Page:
23 September 2000
STATEMENT BY Ms. D. HÜBNER, EXECUTIVE SECRETARY OF THE ECONOMIC COMMISSION FOR EUROPE
at the , Koudum, the Netherlands,
I came very late last night and could not see the beauty of the place. Today I have one more reason for thanking you for bringing me here. I must give credit to all our predecessors who in 1994 had no doubts that it should be the Netherlands whom we should trust and invite to take care of the task force on monitoring and assessment. That was the first step that later on has brought us to this ceremony of today.
I participate with great pleasure in the inauguration ceremony of the International Water Assessment Centre. I am happy indeed that the Convention on the Protection and Use of Transboundary Watercourses and International Lakes has generated the Centre as an instrument for cooperation. First of all, I would like to thank the Government of the Netherlands which has accepted to host the centre at its Institute for Inland Water Management and Waste Water Treatment (RIZA), the staff of RIZA who for more than six years has provided us with their expertise to monitor and assess transboundary waters. I want to also express my appreciation to all the countries, institutions and individual experts who made every effort to support this initiative.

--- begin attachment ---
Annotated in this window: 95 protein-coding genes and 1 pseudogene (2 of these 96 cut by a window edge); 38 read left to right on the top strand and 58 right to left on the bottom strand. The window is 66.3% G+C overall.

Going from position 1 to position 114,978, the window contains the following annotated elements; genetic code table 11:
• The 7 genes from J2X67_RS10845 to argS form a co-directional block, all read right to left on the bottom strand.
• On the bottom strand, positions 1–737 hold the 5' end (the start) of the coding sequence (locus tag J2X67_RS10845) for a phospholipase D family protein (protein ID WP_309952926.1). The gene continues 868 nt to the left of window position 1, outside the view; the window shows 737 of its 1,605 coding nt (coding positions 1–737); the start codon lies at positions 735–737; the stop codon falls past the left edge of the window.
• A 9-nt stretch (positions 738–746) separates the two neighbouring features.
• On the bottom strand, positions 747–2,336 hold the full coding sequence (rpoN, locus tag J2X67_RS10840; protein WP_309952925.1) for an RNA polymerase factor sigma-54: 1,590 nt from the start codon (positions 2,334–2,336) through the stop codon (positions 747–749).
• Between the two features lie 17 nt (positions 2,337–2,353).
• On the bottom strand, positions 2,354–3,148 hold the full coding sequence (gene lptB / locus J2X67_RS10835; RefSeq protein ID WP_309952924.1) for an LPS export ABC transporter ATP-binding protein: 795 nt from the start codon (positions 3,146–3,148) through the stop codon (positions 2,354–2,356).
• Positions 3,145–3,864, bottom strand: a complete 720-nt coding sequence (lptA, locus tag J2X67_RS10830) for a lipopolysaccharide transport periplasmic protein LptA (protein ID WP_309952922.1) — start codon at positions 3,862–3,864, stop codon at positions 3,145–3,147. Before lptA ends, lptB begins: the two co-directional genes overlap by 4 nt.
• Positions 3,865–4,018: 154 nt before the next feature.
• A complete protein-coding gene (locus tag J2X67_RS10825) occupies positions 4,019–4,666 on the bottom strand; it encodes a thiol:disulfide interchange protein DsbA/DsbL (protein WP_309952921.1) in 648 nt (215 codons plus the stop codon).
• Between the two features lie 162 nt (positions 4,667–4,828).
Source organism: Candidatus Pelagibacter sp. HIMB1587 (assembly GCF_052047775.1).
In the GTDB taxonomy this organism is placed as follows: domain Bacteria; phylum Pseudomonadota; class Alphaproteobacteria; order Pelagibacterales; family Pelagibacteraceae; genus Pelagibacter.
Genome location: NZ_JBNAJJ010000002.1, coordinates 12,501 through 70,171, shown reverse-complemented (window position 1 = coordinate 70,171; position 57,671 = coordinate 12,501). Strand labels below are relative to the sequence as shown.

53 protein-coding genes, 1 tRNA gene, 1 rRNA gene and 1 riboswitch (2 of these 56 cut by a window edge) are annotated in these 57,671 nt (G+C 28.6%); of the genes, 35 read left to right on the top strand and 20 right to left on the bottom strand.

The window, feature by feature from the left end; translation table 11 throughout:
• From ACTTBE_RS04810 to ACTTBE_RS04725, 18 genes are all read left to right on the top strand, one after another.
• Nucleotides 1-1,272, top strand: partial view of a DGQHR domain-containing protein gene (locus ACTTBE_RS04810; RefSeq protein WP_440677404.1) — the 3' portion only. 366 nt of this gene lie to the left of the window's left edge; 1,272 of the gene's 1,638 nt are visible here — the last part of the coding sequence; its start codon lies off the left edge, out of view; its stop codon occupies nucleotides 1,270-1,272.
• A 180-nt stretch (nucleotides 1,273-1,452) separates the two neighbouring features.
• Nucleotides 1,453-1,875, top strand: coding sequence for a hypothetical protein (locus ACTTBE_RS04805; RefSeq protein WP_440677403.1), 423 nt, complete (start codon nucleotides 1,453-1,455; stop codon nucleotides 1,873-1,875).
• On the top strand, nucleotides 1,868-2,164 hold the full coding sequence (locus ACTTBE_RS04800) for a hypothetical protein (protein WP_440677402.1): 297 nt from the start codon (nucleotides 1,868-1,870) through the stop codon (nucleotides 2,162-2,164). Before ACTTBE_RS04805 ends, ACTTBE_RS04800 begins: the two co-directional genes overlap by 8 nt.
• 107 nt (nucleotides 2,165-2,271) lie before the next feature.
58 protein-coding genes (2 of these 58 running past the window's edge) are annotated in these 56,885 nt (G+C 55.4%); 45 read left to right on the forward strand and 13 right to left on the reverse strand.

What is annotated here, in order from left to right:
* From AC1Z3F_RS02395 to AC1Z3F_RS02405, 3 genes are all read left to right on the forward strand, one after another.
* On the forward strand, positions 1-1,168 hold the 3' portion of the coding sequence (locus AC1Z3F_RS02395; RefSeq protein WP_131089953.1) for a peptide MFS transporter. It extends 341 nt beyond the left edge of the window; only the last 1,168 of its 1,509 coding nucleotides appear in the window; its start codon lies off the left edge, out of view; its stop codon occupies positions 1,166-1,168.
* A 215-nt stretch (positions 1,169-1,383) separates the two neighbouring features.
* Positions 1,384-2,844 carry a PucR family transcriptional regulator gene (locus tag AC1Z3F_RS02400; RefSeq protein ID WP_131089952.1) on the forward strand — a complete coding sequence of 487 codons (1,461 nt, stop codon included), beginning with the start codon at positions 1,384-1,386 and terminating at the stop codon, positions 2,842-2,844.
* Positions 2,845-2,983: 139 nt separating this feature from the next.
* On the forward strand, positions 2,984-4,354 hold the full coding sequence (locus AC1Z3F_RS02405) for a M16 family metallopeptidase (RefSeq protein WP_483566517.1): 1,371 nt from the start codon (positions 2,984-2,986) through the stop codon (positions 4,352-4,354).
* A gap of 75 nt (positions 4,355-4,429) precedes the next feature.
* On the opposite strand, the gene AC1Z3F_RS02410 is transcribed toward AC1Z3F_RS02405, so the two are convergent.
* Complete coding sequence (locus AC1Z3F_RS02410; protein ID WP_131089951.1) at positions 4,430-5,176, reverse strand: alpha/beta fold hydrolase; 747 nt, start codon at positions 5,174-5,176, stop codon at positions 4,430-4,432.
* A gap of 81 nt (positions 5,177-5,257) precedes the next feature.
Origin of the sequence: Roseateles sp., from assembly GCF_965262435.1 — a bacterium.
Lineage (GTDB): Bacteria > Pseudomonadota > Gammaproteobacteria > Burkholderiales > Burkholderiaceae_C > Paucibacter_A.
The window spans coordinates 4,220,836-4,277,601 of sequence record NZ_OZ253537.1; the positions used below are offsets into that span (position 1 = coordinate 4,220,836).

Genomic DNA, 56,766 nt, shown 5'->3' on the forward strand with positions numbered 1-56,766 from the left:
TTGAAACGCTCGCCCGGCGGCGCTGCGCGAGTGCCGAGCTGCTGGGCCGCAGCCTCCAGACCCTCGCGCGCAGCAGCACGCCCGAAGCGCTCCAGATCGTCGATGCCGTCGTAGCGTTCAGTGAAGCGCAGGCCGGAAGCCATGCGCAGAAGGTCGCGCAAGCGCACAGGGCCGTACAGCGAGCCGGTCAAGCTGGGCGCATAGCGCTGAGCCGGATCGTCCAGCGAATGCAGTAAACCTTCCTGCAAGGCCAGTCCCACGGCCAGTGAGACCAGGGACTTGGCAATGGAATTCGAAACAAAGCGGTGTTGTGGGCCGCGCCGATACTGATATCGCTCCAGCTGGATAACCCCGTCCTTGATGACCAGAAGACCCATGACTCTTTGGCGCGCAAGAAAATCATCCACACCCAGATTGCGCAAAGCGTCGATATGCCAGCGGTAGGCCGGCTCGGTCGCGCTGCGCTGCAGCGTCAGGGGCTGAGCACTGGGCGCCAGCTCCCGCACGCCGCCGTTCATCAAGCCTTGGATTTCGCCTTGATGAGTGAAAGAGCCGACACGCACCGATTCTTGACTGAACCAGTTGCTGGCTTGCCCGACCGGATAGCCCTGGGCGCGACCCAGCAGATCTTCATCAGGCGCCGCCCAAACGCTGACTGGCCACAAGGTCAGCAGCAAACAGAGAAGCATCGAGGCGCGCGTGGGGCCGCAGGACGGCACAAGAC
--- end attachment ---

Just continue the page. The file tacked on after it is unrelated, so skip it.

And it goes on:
In Europe we increasingly care for environment and water related issues. Cooperation on water problems has always been extremely important to ECE and will remain a cornerstone of our activities. We have managed to put in place a unique regional environmental framework addressing most important issues of transboundary cooperation. Five environmental conventions and related protocols address the protection of transboundary waters, industrial accidents, air pollution control, environmental impact assessment, and public information and participation in decision making. We all know that to further prevent man-made deterioration of waters, such as the drying-up of wetlands, the adverse effects of floods, and pollution, much remains to be done and it can be done only through cooperation efforts.